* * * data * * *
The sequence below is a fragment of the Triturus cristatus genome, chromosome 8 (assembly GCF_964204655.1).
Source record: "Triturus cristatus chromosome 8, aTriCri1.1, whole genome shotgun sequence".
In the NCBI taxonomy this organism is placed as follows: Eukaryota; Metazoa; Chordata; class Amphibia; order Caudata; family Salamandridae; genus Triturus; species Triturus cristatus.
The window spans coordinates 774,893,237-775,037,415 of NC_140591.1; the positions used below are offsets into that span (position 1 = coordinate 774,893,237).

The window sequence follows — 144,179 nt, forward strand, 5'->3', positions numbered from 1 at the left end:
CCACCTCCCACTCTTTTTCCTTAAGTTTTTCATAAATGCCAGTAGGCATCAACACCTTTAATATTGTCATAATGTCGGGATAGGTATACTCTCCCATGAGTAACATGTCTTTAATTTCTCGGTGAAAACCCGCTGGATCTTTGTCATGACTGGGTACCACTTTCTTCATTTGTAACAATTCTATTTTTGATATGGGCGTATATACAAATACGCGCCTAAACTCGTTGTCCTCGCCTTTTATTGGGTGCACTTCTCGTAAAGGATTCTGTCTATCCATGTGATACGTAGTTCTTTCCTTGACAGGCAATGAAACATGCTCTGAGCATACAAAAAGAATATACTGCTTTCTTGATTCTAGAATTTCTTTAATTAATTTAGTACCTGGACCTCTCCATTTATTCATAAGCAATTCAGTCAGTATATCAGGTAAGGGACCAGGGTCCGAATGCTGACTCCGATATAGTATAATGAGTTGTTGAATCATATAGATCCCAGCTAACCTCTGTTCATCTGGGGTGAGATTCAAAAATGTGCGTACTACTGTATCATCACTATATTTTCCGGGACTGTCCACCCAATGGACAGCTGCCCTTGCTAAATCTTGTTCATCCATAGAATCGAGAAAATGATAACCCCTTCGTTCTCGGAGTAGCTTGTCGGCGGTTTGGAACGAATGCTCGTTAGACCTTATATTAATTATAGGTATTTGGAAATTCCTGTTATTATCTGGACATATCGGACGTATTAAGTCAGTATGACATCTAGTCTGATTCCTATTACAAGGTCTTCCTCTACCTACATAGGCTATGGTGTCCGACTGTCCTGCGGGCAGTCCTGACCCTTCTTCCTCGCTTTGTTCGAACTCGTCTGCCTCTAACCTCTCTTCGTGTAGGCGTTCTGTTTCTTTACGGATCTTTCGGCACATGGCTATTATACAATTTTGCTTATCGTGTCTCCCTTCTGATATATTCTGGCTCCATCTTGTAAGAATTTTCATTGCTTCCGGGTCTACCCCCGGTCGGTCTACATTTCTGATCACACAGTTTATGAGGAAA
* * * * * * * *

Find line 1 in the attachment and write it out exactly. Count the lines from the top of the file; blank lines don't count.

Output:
The sequence below is a fragment of the Triturus cristatus genome, chromosome 8 (assembly GCF_964204655.1).